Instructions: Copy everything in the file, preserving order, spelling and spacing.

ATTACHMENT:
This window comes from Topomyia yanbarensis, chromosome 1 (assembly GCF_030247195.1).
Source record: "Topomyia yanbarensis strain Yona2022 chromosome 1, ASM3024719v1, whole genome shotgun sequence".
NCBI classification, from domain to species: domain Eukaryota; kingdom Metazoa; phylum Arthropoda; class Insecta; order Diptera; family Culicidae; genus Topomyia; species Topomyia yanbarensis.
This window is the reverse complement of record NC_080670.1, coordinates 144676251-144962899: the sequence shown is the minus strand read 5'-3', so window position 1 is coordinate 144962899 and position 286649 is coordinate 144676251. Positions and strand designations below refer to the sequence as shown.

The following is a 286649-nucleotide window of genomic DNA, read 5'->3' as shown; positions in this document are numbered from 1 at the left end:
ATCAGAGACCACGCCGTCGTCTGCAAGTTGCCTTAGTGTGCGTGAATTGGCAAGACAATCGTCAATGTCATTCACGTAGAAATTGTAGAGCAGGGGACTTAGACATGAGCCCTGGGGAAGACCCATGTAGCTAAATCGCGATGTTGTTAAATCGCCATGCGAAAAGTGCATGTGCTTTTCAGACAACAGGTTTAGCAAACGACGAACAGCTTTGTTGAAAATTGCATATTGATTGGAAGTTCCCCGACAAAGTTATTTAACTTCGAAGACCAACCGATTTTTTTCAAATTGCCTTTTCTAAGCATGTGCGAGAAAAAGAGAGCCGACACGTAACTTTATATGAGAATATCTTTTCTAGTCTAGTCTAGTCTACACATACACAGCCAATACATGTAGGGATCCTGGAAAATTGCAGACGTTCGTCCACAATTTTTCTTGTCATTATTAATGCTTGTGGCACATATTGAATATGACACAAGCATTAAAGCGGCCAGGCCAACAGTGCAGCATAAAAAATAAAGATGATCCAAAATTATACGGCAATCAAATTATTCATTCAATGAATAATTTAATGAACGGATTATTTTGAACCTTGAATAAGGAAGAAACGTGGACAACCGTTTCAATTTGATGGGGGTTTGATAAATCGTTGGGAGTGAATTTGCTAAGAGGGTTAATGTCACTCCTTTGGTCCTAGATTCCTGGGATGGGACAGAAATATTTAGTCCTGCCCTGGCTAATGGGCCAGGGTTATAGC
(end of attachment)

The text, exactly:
This window comes from Topomyia yanbarensis, chromosome 1 (assembly GCF_030247195.1).
Source record: "Topomyia yanbarensis strain Yona2022 chromosome 1, ASM3024719v1, whole genome shotgun sequence".
NCBI classification, from domain to species: domain Eukaryota; kingdom Metazoa; phylum Arthropoda; class Insecta; order Diptera; family Culicidae; genus Topomyia; species Topomyia yanbarensis.
This window is the reverse complement of record NC_080670.1, coordinates 144676251-144962899: the sequence shown is the minus strand read 5'-3', so window position 1 is coordinate 144962899 and position 286649 is coordinate 144676251. Positions and strand designations below refer to the sequence as shown.

The following is a 286649-nucleotide window of genomic DNA, read 5'->3' as shown; positions in this document are numbered from 1 at the left end:
ATCAGAGACCACGCCGTCGTCTGCAAGTTGCCTTAGTGTGCGTGAATTGGCAAGACAATCGTCAATGTCATTCACGTAGAAATTGTAGAGCAGGGGACTTAGACATGAGCCCTGGGGAAGACCCATGTAGCTAAATCGCGATGTTGTTAAATCGCCATGCGAAAAGTGCATGTGCTTTTCAGACAACAGGTTTAGCAAACGACGAACAGCTTTGTTGAAAATTGCATATTGATTGGAAGTTCCCCGACAAAGTTATTTAACTTCGAAGACCAACCGATTTTTTTCAAATTGCCTTTTCTAAGCATGTGCGAGAAAAAGAGAGCCGACACGTAACTTTATATGAGAATATCTTTTCTAGTCTAGTCTAGTCTACACATACACAGCCAATACATGTAGGGATCCTGGAAAATTGCAGACGTTCGTCCACAATTTTTCTTGTCATTATTAATGCTTGTGGCACATATTGAATATGACACAAGCATTAAAGCGGCCAGGCCAACAGTGCAGCATAAAAAATAAAGATGATCCAAAATTATACGGCAATCAAATTATTCATTCAATGAATAATTTAATGAACGGATTATTTTGAACCTTGAATAAGGAAGAAACGTGGACAACCGTTTCAATTTGATGGGGGTTTGATAAATCGTTGGGAGTGAATTTGCTAAGAGGGTTAATGTCACTCCTTTGGTCCTAGATTCCTGGGATGGGACAGAAATATTTAGTCCTGCCCTGGCTAATGGGCCAGGGTTATAGC